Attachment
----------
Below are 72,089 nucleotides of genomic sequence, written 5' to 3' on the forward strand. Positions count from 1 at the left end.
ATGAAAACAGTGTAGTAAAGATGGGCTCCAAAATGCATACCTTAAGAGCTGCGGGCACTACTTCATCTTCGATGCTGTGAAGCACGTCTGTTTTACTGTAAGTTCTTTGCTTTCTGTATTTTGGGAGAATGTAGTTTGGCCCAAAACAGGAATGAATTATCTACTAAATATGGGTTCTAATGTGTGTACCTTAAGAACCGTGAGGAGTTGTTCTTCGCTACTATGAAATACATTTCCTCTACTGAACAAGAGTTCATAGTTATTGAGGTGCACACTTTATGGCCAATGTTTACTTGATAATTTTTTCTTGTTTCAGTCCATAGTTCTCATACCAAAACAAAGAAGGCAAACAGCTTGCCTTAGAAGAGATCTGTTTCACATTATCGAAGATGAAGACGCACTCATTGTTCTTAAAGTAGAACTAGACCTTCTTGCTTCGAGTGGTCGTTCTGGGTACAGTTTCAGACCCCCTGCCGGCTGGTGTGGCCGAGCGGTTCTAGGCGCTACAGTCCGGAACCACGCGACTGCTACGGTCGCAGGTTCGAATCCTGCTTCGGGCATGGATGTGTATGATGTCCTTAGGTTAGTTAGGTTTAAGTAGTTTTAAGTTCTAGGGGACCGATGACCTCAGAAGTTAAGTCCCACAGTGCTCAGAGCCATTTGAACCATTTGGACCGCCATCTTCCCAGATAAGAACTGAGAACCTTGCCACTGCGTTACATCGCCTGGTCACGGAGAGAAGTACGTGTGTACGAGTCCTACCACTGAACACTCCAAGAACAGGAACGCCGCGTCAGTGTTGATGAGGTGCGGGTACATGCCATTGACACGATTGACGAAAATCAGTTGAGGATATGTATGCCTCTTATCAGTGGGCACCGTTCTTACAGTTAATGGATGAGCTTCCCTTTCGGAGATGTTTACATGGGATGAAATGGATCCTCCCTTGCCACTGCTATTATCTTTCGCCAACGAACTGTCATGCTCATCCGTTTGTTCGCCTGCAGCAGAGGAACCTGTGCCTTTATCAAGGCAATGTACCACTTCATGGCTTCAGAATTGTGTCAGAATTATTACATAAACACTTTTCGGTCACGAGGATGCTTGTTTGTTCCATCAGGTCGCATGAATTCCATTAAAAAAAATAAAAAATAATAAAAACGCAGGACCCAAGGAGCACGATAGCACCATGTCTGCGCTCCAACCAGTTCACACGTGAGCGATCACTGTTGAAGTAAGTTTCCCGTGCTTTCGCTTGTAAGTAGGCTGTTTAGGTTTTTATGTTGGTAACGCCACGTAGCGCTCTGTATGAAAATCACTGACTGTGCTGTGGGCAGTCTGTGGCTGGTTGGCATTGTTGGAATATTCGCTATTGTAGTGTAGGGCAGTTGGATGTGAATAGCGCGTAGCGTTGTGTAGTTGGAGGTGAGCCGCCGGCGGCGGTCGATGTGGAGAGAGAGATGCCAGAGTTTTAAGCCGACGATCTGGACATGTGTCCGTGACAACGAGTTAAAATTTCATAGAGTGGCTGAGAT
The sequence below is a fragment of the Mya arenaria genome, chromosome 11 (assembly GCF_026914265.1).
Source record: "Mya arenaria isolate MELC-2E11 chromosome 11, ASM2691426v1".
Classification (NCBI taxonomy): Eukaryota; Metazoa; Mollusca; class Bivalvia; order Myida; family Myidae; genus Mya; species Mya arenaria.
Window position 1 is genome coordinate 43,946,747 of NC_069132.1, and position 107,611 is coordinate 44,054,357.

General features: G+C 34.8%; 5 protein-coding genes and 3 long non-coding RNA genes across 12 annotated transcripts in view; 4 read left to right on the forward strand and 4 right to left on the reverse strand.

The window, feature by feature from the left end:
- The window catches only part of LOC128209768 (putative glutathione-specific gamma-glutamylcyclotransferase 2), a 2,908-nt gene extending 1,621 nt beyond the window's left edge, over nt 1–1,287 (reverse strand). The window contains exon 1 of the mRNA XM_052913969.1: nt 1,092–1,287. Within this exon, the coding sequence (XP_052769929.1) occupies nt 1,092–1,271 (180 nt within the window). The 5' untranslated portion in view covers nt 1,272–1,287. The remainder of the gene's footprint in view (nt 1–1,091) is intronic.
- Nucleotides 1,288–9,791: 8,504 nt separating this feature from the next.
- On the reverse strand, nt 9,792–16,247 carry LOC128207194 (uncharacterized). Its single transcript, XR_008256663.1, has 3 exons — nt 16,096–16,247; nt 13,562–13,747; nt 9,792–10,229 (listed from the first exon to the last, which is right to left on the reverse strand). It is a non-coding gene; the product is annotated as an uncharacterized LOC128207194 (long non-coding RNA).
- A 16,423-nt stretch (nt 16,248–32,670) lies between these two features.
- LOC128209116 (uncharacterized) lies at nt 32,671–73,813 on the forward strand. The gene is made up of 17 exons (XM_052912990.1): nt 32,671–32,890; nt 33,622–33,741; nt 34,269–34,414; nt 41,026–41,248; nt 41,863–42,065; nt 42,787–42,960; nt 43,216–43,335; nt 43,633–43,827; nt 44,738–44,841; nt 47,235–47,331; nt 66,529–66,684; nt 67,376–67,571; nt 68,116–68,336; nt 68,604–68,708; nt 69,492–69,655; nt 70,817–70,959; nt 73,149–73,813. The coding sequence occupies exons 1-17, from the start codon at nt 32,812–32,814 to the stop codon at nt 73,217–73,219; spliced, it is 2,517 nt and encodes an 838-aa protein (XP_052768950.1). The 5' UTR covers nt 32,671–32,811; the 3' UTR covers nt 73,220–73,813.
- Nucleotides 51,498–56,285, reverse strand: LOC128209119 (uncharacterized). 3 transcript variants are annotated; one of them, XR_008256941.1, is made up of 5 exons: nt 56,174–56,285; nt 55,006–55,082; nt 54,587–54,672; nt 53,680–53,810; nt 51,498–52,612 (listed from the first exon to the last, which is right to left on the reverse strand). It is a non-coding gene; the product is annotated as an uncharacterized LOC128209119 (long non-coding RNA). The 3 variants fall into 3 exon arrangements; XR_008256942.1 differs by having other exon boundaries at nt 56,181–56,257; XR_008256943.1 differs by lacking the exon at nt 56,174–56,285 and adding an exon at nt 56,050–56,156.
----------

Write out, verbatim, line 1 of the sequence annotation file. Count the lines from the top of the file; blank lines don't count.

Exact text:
Below are 72,089 nucleotides of genomic sequence, written 5' to 3' on the forward strand. Positions count from 1 at the left end.